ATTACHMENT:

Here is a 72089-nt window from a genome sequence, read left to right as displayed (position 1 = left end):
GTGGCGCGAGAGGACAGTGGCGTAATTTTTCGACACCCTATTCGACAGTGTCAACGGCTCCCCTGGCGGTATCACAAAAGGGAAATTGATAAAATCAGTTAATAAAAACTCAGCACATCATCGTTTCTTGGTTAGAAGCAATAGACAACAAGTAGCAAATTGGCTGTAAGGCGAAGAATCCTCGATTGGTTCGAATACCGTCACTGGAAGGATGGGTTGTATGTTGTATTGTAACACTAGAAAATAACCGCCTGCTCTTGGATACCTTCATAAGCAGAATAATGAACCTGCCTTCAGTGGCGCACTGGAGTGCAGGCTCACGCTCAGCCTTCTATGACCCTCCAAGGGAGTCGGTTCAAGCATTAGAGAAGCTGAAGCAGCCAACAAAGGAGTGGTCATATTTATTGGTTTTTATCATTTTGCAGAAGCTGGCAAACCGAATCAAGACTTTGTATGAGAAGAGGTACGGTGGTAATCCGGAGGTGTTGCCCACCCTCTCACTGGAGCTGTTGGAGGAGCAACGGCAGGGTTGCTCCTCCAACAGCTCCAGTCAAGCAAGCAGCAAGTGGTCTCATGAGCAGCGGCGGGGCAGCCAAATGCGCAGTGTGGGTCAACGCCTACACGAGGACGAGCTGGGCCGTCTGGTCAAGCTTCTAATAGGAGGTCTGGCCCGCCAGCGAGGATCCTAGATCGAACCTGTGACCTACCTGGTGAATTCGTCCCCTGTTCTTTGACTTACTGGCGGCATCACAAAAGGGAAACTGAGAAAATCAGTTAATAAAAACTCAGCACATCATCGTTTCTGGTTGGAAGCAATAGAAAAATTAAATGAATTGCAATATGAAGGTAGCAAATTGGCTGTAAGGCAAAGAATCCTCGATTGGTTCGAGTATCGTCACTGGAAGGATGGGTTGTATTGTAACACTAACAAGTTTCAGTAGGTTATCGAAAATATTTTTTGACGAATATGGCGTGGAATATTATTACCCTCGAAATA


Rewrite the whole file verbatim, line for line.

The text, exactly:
Here is a 72089-nt window from a genome sequence, read left to right as displayed (position 1 = left end):
GTGGCGCGAGAGGACAGTGGCGTAATTTTTCGACACCCTATTCGACAGTGTCAACGGCTCCCCTGGCGGTATCACAAAAGGGAAATTGATAAAATCAGTTAATAAAAACTCAGCACATCATCGTTTCTTGGTTAGAAGCAATAGACAACAAGTAGCAAATTGGCTGTAAGGCGAAGAATCCTCGATTGGTTCGAATACCGTCACTGGAAGGATGGGTTGTATGTTGTATTGTAACACTAGAAAATAACCGCCTGCTCTTGGATACCTTCATAAGCAGAATAATGAACCTGCCTTCAGTGGCGCACTGGAGTGCAGGCTCACGCTCAGCCTTCTATGACCCTCCAAGGGAGTCGGTTCAAGCATTAGAGAAGCTGAAGCAGCCAACAAAGGAGTGGTCATATTTATTGGTTTTTATCATTTTGCAGAAGCTGGCAAACCGAATCAAGACTTTGTATGAGAAGAGGTACGGTGGTAATCCGGAGGTGTTGCCCACCCTCTCACTGGAGCTGTTGGAGGAGCAACGGCAGGGTTGCTCCTCCAACAGCTCCAGTCAAGCAAGCAGCAAGTGGTCTCATGAGCAGCGGCGGGGCAGCCAAATGCGCAGTGTGGGTCAACGCCTACACGAGGACGAGCTGGGCCGTCTGGTCAAGCTTCTAATAGGAGGTCTGGCCCGCCAGCGAGGATCCTAGATCGAACCTGTGACCTACCTGGTGAATTCGTCCCCTGTTCTTTGACTTACTGGCGGCATCACAAAAGGGAAACTGAGAAAATCAGTTAATAAAAACTCAGCACATCATCGTTTCTGGTTGGAAGCAATAGAAAAATTAAATGAATTGCAATATGAAGGTAGCAAATTGGCTGTAAGGCAAAGAATCCTCGATTGGTTCGAGTATCGTCACTGGAAGGATGGGTTGTATTGTAACACTAACAAGTTTCAGTAGGTTATCGAAAATATTTTTTGACGAATATGGCGTGGAATATTATTACCCTCGAAATA